Anna Smaill is clearly a very intelligent woman.  I guess I can understand why this has been longlisted – it IS creative; Smaill can certainly turn a phrase.  She tries very hard (too hard?) to make this book unique and original.  But for all that uniqueness and originality, there was at least one screamingly obvious turn to the plot which I saw coming a mile off.  I’m sure many people with musical knowledge will find the prose as lyrical and beautiful as it is touted to be.  But I think she alienates quite a large section of the reading population who have no musical knowledge at all (I can’t be the only one, right? RIGHT?).  But the musical stuff is not the only thing I have against this book.  It’s the pacing.  The lack of real explanation.  The random elements that seem manufactured to appeal to the YA audience.  The way a certain something seems to conveniently wax and wane whenever an easy option is needed (sorry, that’s me trying to be non-spoiler there).  Would I have enjoyed it more without all that music WTFness?  Maybe a little.  Maybe it would’ve made more sense in my brain.  But if this book wins the Man Booker Prize I will eat my hat. In the end I was left with more questions than answers – never a satisfying way to leave a story.  Thoroughly disappointing.  2 stars (because I actually finished it and the third quarter was ok).

**

Review: The Driver’s Seat by Muriel Spark

The Driver’s Seat by Muriel Spark


Publisher: Penguin Classics (2006)


First Published: 1970


From Goodreads:
Described as ‘a metaphysical shocker’ at the time of its release, Muriel Sparks’ The Driver’s Seat is a taut psychological thriller, published with an introduction by John Lanchester in Penguin Modern Classics.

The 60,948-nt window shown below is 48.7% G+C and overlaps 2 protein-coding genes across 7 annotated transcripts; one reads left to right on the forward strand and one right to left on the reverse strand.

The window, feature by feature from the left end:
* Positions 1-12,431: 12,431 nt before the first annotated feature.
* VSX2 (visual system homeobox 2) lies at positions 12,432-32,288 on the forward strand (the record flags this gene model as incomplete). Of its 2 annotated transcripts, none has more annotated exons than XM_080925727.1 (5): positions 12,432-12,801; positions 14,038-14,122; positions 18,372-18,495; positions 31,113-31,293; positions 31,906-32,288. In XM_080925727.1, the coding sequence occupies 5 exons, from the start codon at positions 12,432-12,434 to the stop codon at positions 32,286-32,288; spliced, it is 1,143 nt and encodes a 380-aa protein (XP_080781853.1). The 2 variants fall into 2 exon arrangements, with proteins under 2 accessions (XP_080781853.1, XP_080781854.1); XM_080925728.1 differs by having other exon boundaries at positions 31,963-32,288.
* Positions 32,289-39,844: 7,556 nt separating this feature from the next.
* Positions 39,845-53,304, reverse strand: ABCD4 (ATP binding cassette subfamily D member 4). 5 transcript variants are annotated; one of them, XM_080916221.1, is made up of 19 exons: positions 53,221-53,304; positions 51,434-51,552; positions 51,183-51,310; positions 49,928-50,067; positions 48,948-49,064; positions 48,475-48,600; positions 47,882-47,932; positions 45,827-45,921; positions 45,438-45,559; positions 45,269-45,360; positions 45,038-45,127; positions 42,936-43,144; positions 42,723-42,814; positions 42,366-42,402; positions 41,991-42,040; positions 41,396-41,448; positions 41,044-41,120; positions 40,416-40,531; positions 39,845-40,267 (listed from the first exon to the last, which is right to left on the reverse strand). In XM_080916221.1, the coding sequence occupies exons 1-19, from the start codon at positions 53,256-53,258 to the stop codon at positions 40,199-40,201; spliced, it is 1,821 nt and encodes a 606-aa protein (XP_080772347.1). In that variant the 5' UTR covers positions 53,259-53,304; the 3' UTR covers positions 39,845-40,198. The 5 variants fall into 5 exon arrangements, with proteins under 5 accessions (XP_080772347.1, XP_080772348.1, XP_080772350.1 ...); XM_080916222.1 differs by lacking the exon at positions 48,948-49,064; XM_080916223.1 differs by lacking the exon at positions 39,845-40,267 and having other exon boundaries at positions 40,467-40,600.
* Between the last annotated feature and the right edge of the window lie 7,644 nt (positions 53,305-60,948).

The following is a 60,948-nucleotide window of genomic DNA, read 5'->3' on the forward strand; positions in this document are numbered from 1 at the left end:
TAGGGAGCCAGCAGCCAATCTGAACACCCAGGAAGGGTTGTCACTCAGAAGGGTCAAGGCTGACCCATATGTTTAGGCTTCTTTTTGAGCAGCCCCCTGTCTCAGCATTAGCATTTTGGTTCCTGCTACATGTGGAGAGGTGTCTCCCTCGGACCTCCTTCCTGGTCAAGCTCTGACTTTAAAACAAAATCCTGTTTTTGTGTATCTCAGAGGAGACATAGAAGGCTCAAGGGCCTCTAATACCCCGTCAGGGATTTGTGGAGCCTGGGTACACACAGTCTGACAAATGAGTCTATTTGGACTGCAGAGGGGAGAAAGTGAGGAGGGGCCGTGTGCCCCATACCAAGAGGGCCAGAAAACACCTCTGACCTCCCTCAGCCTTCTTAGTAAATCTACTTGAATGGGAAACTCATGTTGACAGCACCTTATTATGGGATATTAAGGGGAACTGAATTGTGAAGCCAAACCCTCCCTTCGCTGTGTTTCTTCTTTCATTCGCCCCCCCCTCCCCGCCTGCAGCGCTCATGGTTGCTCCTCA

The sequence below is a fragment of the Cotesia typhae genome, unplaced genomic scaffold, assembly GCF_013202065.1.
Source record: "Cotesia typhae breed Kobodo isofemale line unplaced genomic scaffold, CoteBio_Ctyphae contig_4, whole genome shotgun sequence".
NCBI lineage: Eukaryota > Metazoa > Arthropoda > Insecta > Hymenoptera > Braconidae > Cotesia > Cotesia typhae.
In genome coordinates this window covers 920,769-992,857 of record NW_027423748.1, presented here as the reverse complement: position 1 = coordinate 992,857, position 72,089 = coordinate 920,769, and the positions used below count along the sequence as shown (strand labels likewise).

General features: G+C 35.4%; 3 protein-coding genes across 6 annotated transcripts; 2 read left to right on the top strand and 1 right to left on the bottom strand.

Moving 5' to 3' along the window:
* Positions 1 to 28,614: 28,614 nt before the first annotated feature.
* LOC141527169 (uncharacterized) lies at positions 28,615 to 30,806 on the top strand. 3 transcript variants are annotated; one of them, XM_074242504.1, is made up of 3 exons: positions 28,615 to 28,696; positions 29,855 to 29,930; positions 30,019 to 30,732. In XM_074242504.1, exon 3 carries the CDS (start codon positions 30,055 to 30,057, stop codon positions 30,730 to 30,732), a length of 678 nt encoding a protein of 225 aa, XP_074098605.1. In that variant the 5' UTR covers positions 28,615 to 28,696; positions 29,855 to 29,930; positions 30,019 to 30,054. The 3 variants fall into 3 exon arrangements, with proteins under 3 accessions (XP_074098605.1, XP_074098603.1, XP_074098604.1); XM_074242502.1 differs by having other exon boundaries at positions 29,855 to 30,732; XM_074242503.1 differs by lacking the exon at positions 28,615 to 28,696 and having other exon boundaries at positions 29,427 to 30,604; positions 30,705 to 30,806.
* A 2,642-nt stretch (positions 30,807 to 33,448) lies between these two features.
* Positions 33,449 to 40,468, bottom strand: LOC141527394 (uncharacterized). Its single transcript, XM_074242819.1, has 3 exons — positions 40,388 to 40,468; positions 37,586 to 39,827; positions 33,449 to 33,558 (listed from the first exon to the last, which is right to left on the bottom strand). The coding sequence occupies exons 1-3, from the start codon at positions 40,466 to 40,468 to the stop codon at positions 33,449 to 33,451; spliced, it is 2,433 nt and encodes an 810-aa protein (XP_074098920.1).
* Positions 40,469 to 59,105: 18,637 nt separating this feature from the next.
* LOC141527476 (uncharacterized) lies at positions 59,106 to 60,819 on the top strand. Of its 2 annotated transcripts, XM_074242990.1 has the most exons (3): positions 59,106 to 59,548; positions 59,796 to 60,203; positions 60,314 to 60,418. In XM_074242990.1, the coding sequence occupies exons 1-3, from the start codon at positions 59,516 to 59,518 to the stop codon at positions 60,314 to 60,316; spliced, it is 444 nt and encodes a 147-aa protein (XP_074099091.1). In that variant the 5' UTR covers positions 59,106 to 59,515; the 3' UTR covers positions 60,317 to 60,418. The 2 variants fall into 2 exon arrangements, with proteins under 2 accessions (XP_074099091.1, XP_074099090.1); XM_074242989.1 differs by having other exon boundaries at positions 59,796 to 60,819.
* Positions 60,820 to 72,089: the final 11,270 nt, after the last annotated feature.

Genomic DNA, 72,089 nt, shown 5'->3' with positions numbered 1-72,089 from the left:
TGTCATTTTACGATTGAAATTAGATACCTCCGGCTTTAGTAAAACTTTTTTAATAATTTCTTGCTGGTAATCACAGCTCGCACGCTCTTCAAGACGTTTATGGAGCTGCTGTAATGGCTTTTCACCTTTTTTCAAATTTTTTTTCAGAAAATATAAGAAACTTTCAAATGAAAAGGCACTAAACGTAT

Lise has been driven to distraction by working in the same accountants’ office for sixteen years. So she leaves everything behind her, transforms herself into a laughing, garishly-dressed temptress and flies abroad on the holiday of a lifetime. But her search for adventure, sex and new experiences takes on a far darker significance as she heads on a journey of self-destruction. Infinity and eternity attend Lise’s last terrible day in an unnamed southern city, as she meets her fate. 

One of six novels to be nominated for a ‘Lost Man Booker Prize’, The Driver’s Seat was adapted into a 1974 film, Identikit, starring Elizabeth Taylor.



It is quite hard to review this novella without giving anything away, but I will try!  At just over 100 pages, I flew through this in a couple of hours.  It is a cleverly woven tale of a woman bored to death by her mundane life, and is a dark and compelling tale.  The reader knows from the first couple of pages what the outcome will be for Lise, and the journey to the conclusion is at times as funny as it is tense.  And then you feel awful for laughing at this poor woman who clearly has issues.  A very clever tale, told so succinctly and tightly with not a single wasted word!

This was my first read of Muriel Spark’s work and I will definitely be seeking out something else by her.  This was was shortlisted for the ‘Lost Man Booker Prize’ in 2010 and anyone who likes a tense psychological thriller would love it.

Review (ish!): The Luminaries by Eleanor Catton

The Luminaries by Eleanor Catton


Publisher: Granta (2013)


First Published: 2013


Winner: Man Booker Prize 2013

From Goodreads:
It is 1866, and young Walter Moody has come to make his fortune upon the New Zealand goldfields. On the stormy night of his arrival, he stumbles across a tense gathering of twelve local men who have met in secret to discuss a series of unexplained events: A wealthy man has vanished, a prostitute has tried to end her life, and an enormous fortune has been discovered in the home of a luckless drunk. Moody is soon drawn into the mystery: a network of fates and fortunes that is as complex and exquisitely ornate as the night sky.

Richly evoking a mid-nineteenth-century world of shipping, banking, and gold rush boom and bus, The Luminaries is a brilliantly constructed, fiendishly clever ghost story and a gripping page-turner.

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I received this book for Christmas, in that bundle from The Book People that I’ve spoken about before.  As it won the Man Booker Prize in 2013, and it was sitting on my shelf, I felt obliged to read it so decided to take the plunge during my 6 week summer holiday, when I knew I would have the time needed to tackle this tome!